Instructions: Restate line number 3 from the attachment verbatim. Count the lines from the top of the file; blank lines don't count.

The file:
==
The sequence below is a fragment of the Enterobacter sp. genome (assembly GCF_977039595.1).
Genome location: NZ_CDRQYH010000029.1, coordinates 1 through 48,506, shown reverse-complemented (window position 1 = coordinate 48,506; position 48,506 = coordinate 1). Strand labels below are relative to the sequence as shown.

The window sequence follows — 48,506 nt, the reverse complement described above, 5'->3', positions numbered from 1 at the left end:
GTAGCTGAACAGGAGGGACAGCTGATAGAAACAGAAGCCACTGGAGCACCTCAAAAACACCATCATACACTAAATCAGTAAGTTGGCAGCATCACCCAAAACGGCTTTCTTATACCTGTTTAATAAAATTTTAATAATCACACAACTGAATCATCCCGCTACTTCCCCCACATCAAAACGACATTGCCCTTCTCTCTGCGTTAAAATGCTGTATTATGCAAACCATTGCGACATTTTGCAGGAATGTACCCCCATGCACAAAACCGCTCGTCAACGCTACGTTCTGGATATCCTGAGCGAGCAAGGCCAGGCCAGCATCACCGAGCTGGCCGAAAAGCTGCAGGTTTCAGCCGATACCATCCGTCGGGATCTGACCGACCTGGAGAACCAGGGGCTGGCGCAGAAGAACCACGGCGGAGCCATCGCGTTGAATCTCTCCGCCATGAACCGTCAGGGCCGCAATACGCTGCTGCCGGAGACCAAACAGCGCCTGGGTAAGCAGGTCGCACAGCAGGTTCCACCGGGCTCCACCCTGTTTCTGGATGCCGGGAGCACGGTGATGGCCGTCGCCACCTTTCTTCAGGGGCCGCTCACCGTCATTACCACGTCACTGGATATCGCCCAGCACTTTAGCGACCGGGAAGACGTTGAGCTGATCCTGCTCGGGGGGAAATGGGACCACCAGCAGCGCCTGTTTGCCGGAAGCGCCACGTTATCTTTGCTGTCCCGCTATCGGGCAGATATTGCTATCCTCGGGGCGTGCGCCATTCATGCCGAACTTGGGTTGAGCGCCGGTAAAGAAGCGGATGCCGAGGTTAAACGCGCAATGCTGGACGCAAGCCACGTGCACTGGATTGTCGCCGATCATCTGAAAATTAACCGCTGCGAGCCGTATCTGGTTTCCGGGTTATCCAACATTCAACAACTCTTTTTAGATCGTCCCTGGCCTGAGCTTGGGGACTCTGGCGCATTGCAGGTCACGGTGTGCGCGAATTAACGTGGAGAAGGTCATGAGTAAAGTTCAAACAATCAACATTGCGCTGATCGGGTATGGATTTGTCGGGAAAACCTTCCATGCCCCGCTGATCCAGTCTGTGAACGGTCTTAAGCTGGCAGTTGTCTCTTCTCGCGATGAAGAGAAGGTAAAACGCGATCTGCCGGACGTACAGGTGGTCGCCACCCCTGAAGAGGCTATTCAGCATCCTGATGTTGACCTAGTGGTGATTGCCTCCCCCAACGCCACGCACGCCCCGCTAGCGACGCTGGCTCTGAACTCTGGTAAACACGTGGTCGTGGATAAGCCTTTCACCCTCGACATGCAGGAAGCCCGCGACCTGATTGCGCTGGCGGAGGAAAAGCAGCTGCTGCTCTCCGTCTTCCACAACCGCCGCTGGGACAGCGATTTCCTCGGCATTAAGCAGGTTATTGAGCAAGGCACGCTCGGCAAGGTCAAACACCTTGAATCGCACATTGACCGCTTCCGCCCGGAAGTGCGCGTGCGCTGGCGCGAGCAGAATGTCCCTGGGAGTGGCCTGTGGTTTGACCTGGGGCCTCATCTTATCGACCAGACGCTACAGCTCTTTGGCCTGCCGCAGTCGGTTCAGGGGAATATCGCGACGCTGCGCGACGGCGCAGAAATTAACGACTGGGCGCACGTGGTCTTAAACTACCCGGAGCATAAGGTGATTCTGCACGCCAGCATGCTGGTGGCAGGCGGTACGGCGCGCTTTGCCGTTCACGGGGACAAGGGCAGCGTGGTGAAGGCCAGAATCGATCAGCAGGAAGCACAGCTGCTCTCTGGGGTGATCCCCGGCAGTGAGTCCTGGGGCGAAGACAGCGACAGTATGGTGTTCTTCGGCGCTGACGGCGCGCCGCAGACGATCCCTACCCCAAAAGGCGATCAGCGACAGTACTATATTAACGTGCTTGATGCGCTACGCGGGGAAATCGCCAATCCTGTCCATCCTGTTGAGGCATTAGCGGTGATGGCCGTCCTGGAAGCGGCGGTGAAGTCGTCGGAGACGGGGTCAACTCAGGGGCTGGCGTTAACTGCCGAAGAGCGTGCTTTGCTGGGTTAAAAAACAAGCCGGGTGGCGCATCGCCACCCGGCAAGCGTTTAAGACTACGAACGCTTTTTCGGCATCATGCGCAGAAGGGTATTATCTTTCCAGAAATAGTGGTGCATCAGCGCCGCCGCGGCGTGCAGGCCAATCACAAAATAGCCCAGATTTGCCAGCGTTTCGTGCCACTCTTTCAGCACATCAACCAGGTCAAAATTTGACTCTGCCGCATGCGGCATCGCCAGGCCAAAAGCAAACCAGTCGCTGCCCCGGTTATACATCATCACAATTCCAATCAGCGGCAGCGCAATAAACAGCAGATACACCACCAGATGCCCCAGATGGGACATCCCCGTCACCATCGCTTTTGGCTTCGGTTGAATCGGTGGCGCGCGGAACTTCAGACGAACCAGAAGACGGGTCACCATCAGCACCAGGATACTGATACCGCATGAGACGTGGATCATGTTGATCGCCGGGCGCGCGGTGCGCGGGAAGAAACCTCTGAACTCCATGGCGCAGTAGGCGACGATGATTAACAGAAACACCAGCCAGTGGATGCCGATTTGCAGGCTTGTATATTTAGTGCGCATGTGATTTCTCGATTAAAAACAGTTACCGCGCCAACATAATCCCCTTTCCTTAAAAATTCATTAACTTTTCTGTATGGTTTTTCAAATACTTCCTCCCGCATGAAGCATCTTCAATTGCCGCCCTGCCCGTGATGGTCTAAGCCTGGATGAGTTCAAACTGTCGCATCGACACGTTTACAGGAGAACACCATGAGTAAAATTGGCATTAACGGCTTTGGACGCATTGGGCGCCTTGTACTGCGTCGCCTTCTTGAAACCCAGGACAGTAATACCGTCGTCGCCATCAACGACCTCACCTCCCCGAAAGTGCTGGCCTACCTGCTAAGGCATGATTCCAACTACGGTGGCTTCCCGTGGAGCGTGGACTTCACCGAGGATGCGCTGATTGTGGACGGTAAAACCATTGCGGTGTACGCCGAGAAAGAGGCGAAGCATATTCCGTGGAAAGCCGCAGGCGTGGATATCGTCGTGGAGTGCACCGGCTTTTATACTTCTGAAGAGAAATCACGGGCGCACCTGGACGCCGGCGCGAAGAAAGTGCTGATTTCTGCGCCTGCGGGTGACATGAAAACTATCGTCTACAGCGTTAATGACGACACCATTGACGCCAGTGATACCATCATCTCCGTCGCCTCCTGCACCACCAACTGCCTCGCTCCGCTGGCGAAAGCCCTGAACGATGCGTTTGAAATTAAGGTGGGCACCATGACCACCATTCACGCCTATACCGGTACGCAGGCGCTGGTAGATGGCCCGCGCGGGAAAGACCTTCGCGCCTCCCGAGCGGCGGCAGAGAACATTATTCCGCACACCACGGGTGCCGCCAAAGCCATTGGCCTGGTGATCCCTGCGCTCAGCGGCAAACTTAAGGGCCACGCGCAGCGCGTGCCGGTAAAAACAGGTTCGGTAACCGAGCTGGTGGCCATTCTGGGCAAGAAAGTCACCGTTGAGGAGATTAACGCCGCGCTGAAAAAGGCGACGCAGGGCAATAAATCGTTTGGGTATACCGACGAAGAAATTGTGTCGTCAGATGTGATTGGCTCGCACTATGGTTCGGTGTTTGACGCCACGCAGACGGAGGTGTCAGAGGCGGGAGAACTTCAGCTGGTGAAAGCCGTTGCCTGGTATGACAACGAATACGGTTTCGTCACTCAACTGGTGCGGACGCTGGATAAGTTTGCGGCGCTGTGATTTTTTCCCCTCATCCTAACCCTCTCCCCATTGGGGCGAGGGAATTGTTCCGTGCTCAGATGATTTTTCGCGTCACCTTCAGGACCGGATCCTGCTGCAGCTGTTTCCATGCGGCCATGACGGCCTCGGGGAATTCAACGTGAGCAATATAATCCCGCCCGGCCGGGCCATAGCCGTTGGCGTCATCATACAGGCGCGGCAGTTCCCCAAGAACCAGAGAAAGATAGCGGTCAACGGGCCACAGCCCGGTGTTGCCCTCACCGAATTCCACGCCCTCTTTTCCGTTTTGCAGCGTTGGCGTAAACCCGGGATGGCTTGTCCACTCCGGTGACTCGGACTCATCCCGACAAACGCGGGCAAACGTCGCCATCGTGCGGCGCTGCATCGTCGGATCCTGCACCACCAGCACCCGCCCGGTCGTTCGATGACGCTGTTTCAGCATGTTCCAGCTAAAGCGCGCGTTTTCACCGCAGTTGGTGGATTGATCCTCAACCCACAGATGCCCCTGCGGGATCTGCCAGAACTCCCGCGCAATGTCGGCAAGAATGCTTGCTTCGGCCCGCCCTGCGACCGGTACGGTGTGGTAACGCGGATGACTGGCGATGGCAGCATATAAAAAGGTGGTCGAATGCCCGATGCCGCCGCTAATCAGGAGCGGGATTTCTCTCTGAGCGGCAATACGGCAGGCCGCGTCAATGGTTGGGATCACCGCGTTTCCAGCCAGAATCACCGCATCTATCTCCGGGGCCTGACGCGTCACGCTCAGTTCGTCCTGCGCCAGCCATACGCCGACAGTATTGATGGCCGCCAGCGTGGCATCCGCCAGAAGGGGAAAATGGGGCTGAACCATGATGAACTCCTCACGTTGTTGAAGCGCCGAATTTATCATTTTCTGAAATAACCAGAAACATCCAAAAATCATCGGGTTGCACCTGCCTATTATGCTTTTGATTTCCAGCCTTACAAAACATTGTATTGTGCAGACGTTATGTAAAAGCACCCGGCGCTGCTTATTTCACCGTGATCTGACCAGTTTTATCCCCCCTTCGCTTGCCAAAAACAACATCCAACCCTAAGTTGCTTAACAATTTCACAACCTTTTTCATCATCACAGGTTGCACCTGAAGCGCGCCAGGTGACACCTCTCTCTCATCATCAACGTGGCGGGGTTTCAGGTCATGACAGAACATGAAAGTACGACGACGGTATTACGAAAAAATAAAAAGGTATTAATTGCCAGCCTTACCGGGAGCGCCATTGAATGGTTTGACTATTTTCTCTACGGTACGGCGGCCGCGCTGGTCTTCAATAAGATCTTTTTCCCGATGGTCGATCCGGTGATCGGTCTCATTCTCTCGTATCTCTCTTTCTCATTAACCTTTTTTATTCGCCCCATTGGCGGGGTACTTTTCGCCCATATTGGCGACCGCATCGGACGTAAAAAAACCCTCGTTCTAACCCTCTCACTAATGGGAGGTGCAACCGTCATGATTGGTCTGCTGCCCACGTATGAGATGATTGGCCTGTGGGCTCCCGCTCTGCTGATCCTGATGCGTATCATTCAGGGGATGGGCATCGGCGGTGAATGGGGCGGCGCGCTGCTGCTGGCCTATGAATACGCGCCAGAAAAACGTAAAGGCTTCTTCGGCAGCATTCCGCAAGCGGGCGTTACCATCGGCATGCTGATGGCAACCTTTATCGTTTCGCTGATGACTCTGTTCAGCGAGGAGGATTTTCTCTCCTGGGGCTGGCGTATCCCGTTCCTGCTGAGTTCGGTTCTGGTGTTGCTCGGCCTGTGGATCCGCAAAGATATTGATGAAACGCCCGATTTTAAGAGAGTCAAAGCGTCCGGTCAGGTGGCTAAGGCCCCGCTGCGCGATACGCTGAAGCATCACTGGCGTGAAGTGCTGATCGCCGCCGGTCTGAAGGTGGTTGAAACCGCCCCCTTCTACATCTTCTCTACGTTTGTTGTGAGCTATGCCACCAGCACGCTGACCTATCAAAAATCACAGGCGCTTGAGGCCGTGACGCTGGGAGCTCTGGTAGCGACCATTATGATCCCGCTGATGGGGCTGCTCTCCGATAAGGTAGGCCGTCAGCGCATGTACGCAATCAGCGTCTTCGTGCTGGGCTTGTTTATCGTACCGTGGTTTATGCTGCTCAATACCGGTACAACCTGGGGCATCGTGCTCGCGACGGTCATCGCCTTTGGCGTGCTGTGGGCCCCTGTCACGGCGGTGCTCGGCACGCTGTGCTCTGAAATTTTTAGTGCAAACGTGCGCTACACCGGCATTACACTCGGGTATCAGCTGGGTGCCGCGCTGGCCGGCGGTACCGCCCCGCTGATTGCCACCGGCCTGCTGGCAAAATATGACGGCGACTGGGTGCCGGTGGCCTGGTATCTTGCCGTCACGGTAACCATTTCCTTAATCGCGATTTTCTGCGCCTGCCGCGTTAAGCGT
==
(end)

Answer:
The window sequence follows — 48,506 nt, the reverse complement described above, 5'->3', positions numbered from 1 at the left end: